Now place generous dollops of the remaining meringue around the edges of your circle (see picture; left).
Place the baking sheet on the middle rack of your oven, and immediately turn the heat down to 110 ºC (oven fan off). Bake for for an hour and a quarter then switch off the oven (don’t open the door!) and let the meringue case dehydrate for for at least 8 hours, or until it is crisp and dry.
In the meantime, prepare the pears. Fill a large bowl with cold water and squeeze in the juice of half a lemon. Using a potato peeler, neatly remove the skin from the whole pears, leaving their stalks intact. Drop each pear, as you’ve peeled it, into the bowl of lemony water.
|The syrup is flavoured with vanilla & lemon.|
To make the poaching syrup, place the water, sugar, vanilla pod and lemon slice in a saucepan, set over a medium heat and bring to the boil. When the syrup begins to bubble, stir it gently until all the sugar crystals have dissolved. Simmer the syrup for a further 5 minutes.
Place the whole pears in the syrup and bring up to a gentle simmer. Cover the pot with a lid, turn the heat down to its lowest setting, and poach the pears for 5-8 minutes, or until they are just soft.
|Let the pears cool completely.|
Fish the pears out of their poaching liquid and set aside on a plate to cool. Cut them in half lengthways, leaving a stalk on one half. Using a teaspoon or your thumbnail, gently pop the oval core out of each pear half, tearing it up towards the stalk to remove the fibrous threads.
Put the mascarpone into a bowl and beat it thoroughly until smooth. (It helps to leave it at room temperature for a few hours, until softened.) Whip the cream to a soft peak in a separate bowl, add the vanilla, and gently fold this into the mascarpone.
To make the caramel sauce, spread the caster sugar evenly over the bottom of a dry, thick-based frying pan, and sprinkle over the water. Cook over a medium-high heat until the caramel is dark, rich golden brown, swirling the pan to distribute the dark-gold areas (see Cook’s Notes) Whisk in the cream, and then add the butter. Stir well and set aside to cool.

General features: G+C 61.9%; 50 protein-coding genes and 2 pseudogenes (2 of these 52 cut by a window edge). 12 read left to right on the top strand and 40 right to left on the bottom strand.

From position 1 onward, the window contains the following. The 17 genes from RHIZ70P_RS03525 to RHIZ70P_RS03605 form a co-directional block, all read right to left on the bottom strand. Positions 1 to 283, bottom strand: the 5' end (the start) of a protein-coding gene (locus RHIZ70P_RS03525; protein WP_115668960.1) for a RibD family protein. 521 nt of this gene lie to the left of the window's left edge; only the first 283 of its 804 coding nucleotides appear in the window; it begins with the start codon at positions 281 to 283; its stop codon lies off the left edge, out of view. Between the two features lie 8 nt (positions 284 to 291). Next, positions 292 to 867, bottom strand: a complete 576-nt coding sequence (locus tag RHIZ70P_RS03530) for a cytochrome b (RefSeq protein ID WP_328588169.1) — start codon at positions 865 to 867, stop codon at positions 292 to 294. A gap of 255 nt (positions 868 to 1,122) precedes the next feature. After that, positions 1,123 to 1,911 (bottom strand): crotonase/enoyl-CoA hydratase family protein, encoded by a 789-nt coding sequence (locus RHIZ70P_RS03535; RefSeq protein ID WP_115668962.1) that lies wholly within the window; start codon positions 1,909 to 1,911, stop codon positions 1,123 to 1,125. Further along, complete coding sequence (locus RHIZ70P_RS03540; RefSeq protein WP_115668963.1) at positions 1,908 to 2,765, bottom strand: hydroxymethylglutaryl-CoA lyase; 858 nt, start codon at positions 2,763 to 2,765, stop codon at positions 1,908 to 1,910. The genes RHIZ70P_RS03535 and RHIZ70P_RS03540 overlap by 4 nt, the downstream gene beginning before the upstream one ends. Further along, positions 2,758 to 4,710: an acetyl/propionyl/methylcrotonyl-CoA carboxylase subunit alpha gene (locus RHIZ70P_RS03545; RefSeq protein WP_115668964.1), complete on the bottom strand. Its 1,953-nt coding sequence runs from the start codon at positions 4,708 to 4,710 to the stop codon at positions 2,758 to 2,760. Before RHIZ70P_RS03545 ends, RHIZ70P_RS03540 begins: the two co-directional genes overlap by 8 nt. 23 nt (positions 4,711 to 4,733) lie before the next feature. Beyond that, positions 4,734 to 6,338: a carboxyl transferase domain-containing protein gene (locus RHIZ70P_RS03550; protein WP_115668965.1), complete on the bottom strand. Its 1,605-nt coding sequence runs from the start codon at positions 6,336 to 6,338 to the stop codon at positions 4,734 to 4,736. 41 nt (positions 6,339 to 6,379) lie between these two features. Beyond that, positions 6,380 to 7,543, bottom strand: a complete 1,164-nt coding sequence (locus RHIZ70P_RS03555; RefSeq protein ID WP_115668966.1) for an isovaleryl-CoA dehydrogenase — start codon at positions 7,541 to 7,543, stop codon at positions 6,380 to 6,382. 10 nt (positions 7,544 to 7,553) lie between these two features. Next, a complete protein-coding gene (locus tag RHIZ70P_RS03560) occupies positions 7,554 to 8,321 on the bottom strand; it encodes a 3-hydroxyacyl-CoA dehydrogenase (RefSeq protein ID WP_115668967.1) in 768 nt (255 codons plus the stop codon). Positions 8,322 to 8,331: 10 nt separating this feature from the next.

To assemble the Pavlova, fill the centre with two-thirds of the cream/mascarpone mixture, and arrange the pears on top, stalks pointing up. Place blobs of the remaining cream on top. Drizzle over the caramel sauce, and scatter the almonds on top.
1. The meringue must be really, really stiff and glossy, or it will collapse in the oven.
2. The caramel sauce I’ve used here is loosely based on Gordon Ramsay’s recipe. This is arguably the trickiest part of this recipe, as caramel is temperamental: not only does it burn with alarming speed, but it also has a tendency to crystallise for no apparent reason, If your caramel suddenly turns thick and grainy after the sugar has melted, it cannot be rescued. Tip it into the bin, and start again in a new dry frying pan. Don’t stir the caramel, and use a pastry brush to sweep any grains of sugar off the sides of the pan as it is heating.
3. To catch pears at their peak, place them in your fruit bowl alongside other fruits, which will hasten the ripening process. Check them twice a day by firmly pinching the flesh just below their stalks – when this is just soft enough to yield to the touch, peel and poach them, as described above. You can keep the pears, whole their syrup, for many days, until you’re ready to make this dessert.